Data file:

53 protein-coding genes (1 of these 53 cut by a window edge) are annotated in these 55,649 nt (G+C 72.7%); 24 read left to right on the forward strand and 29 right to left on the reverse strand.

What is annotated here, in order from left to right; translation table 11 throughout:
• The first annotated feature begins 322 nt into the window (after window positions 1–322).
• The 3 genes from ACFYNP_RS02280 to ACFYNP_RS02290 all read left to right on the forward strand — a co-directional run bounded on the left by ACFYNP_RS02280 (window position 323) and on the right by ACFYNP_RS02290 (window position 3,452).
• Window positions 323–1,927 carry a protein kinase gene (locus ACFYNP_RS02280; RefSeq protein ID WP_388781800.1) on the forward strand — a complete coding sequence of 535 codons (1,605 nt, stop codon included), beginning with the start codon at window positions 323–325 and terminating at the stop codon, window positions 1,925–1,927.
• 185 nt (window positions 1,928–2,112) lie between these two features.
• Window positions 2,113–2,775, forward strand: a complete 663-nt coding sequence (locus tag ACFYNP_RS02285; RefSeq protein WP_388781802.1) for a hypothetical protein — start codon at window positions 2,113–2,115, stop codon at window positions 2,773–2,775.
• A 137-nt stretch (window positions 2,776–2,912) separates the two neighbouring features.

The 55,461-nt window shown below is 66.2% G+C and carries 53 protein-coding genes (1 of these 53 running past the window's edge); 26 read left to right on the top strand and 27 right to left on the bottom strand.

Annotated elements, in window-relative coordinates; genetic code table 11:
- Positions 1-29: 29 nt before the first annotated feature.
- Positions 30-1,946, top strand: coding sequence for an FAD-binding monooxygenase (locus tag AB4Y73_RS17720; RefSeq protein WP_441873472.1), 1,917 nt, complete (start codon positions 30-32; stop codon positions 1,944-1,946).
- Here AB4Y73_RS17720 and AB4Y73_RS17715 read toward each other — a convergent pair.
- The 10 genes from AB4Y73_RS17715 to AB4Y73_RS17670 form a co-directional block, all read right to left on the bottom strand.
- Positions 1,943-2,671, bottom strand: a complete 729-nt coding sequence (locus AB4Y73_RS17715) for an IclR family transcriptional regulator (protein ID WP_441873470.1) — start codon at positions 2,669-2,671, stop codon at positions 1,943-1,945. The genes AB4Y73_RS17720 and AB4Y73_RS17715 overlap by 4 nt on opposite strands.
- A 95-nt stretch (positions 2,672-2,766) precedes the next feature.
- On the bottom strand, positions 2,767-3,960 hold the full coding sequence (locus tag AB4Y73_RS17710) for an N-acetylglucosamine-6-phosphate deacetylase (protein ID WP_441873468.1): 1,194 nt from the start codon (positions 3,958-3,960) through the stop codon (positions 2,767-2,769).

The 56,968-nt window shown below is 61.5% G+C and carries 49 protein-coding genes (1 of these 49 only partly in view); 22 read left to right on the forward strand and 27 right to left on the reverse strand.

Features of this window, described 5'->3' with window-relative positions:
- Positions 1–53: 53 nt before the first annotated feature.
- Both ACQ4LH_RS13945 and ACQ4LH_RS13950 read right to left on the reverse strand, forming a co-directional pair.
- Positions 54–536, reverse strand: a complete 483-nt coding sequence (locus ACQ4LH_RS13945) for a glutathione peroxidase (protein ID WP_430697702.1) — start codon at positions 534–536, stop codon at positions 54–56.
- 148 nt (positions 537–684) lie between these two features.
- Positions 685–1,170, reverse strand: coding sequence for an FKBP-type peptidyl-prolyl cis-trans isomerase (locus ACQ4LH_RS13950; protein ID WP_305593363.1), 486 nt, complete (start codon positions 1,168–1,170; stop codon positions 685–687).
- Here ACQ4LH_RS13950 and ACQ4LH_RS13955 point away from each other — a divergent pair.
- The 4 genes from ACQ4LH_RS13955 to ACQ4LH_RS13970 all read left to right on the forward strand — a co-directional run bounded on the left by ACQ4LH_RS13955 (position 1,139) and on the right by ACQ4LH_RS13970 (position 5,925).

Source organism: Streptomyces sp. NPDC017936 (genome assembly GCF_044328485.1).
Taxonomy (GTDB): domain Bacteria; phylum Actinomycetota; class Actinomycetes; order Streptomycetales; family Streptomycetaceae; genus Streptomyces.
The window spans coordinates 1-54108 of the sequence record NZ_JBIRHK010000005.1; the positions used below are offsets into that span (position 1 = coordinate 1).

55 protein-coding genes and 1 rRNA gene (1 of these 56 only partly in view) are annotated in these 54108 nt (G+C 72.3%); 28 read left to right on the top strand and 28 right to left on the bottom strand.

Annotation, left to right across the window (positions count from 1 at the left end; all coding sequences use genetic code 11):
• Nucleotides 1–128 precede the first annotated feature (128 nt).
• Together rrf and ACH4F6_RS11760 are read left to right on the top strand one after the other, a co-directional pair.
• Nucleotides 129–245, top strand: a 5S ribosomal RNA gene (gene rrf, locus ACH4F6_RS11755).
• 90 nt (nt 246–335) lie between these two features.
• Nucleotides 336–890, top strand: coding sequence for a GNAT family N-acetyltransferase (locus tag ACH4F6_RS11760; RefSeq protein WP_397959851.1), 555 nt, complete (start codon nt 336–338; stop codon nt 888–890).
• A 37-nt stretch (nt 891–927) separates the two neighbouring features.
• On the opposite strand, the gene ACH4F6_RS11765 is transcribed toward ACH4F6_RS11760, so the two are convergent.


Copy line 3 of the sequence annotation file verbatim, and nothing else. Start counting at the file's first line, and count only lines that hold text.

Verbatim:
• The first annotated feature begins 322 nt into the window (after window positions 1–322).